Compounding medications often involves the application of percentage calculations.
True
Percentage calculations are often used when compounding prescription medications. It entails dissolving or incorporating a drug into a larger amount of another substance.
How to convert a percentage into a decimal
Divide by 100
How to convert a fraction into a percentage
Divide the numerator by the denominator, then multiply by 100
How to solve a percentage calculation
Convert percentage into fraction, set up ratio and proportion calculation with known values, and solve for unknown
In pharmacy, percentages are expressed as a ratio of numbers of parts to 100.
True
Solids are expressed as mg/100 g to make a w/w%.
False
Solids are expressed as a weight to weight percentage or w/w%. This is a measurement of the amount of one solid (expressed in g) contained in a specific amount of another solid (per 100g).
When two liquids are mixed together, the concentration is expressed as a measurement of the whole amount of liquid (100 mL) to the specific amount of one liquid (x mL) or 100 mL/x mL.
False
When two liquids are mixed together, the concentration is expressed as a volume to volume percentage or v/v%. This is a measurement of the specific amount of one liquid to the whole amount of liquid or x mL/100mL.
When two liquids are mixed together, they're expressed as a v/v%.
True
How are solids expressed as a percentage?
w/w %
or
x g/100 g (x 100%)
How are two liquids mixed together exposed as a percentage?
v/v %
or
x mL/100 mL (* 100%)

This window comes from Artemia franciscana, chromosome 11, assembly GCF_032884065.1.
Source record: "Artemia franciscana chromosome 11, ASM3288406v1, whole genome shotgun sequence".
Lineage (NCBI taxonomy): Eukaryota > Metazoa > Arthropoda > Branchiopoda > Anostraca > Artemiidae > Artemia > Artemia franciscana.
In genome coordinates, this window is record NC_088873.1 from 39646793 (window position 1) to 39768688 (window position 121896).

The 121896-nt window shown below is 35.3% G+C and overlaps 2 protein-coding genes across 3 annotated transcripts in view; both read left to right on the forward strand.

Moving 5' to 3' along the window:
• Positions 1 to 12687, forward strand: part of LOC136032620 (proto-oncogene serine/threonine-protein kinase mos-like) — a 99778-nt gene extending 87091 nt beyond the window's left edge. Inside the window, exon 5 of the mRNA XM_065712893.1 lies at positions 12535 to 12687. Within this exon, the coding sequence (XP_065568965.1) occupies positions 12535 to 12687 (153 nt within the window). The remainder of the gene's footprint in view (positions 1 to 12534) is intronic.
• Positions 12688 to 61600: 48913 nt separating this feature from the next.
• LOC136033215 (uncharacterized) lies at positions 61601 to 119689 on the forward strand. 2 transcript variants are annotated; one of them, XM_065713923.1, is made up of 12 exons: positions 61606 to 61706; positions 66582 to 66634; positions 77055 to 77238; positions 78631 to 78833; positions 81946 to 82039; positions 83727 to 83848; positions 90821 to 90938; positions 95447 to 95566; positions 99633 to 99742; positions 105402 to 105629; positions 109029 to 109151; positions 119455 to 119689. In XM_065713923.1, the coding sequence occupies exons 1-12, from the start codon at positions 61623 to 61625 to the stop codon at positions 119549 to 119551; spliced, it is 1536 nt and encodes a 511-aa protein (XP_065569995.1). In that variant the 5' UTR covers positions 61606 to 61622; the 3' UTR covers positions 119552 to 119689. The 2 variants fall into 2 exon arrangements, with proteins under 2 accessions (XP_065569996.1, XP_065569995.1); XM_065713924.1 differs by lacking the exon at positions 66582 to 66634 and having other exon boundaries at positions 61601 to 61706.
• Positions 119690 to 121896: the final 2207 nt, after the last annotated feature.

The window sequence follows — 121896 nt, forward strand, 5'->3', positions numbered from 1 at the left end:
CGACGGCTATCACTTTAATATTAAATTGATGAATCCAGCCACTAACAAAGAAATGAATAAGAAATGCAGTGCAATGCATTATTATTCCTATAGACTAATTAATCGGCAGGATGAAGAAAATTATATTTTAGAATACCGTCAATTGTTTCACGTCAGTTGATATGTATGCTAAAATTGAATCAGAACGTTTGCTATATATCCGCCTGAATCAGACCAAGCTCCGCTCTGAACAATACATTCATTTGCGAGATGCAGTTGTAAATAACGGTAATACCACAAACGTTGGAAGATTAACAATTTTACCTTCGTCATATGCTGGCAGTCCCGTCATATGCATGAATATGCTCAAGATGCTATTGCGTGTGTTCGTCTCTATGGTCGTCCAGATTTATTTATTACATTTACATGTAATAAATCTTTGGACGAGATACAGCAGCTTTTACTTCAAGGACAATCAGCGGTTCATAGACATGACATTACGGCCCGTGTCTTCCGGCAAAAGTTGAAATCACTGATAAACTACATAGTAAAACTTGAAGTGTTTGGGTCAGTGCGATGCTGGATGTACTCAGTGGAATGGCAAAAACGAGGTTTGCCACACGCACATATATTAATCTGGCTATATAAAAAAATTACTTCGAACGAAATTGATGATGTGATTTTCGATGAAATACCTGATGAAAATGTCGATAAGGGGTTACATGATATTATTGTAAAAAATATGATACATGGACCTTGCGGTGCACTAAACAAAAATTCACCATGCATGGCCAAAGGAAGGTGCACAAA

How is a solid mixed into a liquid expressed as a percentage?
w/v %
or
x g/100 ml (* 100%)
Hexachlorophene 1:800 ointment contains 800 g active drug per 1 g ointment.
False
It is important to remember when using ratio strengths, the drug amount is one part of the whole. There is one part of active drug (Hexachlorophine) in 800 parts ointment or 1 g per 800 g.
Alligation calculations help you determine how many parts of two products of different strengths you will need to prepare a(n) higher strength.
False
Alligation calculations help you determine how many parts of two products of different strengths you will need to prepare an intermediate strength.
The first step in an allegation calculation is to set up an equation with known values.
False
The first step in an allegation calculation is to set up an allegation table with known values.
The higher strength concentration in an allegation calculation is represented by the letter B.
False
The higher strength concentration is represented by the letter A.
The final strength in an allegation calculation is represented by the letter A.
False
The final strength calculation is represented by the letter C.
The values for Z and Y in an allegation calculation are found by subtracting diagonally.
_{ True}
Multiplying the values Z and Y in the alligation table gives you the total amount of parts needed.
False
When you find the values of Z and Y, add Z + Y to get the total amount of parts needed.